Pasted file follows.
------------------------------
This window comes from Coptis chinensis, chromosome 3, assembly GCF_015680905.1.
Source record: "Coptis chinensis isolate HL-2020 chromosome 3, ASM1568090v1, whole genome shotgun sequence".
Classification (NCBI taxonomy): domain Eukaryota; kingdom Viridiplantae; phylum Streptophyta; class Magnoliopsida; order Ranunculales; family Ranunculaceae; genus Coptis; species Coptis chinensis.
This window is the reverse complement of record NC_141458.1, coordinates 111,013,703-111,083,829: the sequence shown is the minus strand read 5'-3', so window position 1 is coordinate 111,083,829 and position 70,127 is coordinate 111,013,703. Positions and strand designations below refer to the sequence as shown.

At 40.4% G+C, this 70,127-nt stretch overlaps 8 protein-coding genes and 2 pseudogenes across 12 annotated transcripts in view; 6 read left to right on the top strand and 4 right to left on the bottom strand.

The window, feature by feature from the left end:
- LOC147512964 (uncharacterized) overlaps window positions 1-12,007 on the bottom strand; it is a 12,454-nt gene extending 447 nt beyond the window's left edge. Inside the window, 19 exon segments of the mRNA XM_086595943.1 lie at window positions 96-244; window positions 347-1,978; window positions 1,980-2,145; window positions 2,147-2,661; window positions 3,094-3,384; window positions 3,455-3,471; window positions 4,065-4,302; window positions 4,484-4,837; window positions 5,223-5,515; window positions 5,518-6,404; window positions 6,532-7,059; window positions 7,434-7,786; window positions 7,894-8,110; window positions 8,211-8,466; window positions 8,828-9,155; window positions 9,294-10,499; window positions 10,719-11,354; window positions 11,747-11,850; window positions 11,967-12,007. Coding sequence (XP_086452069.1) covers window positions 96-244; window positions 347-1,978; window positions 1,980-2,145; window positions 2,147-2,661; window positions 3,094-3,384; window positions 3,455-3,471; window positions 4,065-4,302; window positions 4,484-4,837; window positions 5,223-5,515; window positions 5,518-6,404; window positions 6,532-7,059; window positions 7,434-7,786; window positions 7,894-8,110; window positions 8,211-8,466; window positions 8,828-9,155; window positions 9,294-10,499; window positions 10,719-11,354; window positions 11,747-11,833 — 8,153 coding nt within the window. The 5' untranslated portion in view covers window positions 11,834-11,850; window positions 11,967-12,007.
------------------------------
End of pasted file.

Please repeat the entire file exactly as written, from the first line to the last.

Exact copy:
This window comes from Coptis chinensis, chromosome 3, assembly GCF_015680905.1.
Source record: "Coptis chinensis isolate HL-2020 chromosome 3, ASM1568090v1, whole genome shotgun sequence".
Classification (NCBI taxonomy): domain Eukaryota; kingdom Viridiplantae; phylum Streptophyta; class Magnoliopsida; order Ranunculales; family Ranunculaceae; genus Coptis; species Coptis chinensis.
This window is the reverse complement of record NC_141458.1, coordinates 111,013,703-111,083,829: the sequence shown is the minus strand read 5'-3', so window position 1 is coordinate 111,083,829 and position 70,127 is coordinate 111,013,703. Positions and strand designations below refer to the sequence as shown.

At 40.4% G+C, this 70,127-nt stretch overlaps 8 protein-coding genes and 2 pseudogenes across 12 annotated transcripts in view; 6 read left to right on the top strand and 4 right to left on the bottom strand.

The window, feature by feature from the left end:
- LOC147512964 (uncharacterized) overlaps window positions 1-12,007 on the bottom strand; it is a 12,454-nt gene extending 447 nt beyond the window's left edge. Inside the window, 19 exon segments of the mRNA XM_086595943.1 lie at window positions 96-244; window positions 347-1,978; window positions 1,980-2,145; window positions 2,147-2,661; window positions 3,094-3,384; window positions 3,455-3,471; window positions 4,065-4,302; window positions 4,484-4,837; window positions 5,223-5,515; window positions 5,518-6,404; window positions 6,532-7,059; window positions 7,434-7,786; window positions 7,894-8,110; window positions 8,211-8,466; window positions 8,828-9,155; window positions 9,294-10,499; window positions 10,719-11,354; window positions 11,747-11,850; window positions 11,967-12,007. Coding sequence (XP_086452069.1) covers window positions 96-244; window positions 347-1,978; window positions 1,980-2,145; window positions 2,147-2,661; window positions 3,094-3,384; window positions 3,455-3,471; window positions 4,065-4,302; window positions 4,484-4,837; window positions 5,223-5,515; window positions 5,518-6,404; window positions 6,532-7,059; window positions 7,434-7,786; window positions 7,894-8,110; window positions 8,211-8,466; window positions 8,828-9,155; window positions 9,294-10,499; window positions 10,719-11,354; window positions 11,747-11,833 — 8,153 coding nt within the window. The 5' untranslated portion in view covers window positions 11,834-11,850; window positions 11,967-12,007.